Ivan Eubanks, Ph.D., Editor
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Of all the skills we hope students will cultivate during their time at Boston University, writing is among the most important and most difficult to master. It therefore follows that teaching writing is one of the most crucial of the activities undertaken by faculty in all disciplines, departments, and colleges. Consequentially, it is quite gratifying when students excel and achieve that magical balance of knowledge, insight, and the ability to express complex ideas in words, as the authors of the essays in this fourth issue of WR do.
The selection of student work published here reflects a standard of quality for first-year writing in which the CAS Writing Program faculty take pride. Each of these essays was developed in a WR course (at either the 098, 100, or 150 level) under the mentorship of an instructor and then refined with the guidance of an editor. After being submitted to the journal, the essays underwent a rigorous selection process, during which the editors, associate editors, editorial board members, and journal committee members read, evaluated, reread, and reevaluated approximately four hundred exemplary papers. At the culmination of the selection process, the editors elected a mere two percent of all submissions for publication in WR. Due to the volume of superb work produced in WR seminars in 2011–2012, it often proved difficult to choose one essay over another, and thus we compiled a list of “honorable mentions,” fine essays that would have merited publication had space allowed.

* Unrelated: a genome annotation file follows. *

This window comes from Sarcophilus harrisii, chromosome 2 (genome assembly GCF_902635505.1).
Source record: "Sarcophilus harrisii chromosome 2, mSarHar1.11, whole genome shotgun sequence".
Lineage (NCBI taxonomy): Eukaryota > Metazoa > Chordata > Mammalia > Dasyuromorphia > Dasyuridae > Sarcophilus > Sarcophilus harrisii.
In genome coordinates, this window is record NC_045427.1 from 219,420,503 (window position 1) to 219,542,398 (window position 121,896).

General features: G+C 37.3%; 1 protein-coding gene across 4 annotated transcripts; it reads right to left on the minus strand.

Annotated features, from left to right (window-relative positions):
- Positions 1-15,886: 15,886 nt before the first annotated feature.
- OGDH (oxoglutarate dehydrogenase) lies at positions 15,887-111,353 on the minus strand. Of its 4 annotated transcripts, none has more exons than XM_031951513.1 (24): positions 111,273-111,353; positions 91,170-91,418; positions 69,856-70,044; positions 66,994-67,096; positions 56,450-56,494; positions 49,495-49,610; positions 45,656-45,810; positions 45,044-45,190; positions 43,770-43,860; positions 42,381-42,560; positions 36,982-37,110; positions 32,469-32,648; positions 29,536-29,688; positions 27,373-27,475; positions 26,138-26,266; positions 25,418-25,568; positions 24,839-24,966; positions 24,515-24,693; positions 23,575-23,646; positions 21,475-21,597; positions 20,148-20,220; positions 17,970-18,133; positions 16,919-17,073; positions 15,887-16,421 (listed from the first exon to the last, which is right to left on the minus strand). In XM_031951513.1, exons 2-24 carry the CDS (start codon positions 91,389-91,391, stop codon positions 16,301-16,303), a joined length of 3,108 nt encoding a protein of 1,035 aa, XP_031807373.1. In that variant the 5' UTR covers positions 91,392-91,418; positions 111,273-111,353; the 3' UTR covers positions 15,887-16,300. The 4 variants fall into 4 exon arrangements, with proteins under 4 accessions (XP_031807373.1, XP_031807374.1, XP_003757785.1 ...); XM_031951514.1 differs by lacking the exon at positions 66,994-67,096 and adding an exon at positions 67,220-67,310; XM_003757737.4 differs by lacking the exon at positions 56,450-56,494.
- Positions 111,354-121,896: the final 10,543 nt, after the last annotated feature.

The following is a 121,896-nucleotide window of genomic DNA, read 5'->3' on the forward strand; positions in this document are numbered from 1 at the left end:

When making their selections, the editors do not prioritize any particular theme, subject matter, discipline, or methodology. Nevertheless, fortunate coincidences sometimes do occur, such as in this year’s issue of the journal, which features a series of compelling essays that can all be seen as different introspective inquiries into the nature of American culture. In her prize-winning essay, for example, Ying Zhang contemplates the nature of identity for someone who goes by different first names and experiences different senses of self in America versus in China. We also have some fine pieces on monumental American thinkers, such as Sophie Spiers’ prize-winning essay on Frederick Douglas, and George Danis’ prize-winning work on T. S. Eliot’s “The Waste Land.” This issue also includes work on Dr. Martin Luther King, Jr., the Vietnam Memorial in Washington D. C., the first amendment to the U. S. Constitution, illegal immigrants in the food industry, and clinical trials conducted in Africa in light of the Tuskegee scandal.
All of these essays should be considered great accomplishments. In order to write them, the authors had to acquire a significant amount of new knowledge, exercise a greater hermeneutic capacity than ever before, work in a new genre (the college essay), an express themselves with a level of sophistication and eloquence not previously required of them. They have all done so marvelously, and so I hope they are as proud of themselves, and that their teachers are as proud of them, as the editorial board is to present them as the authors of this issue of WR.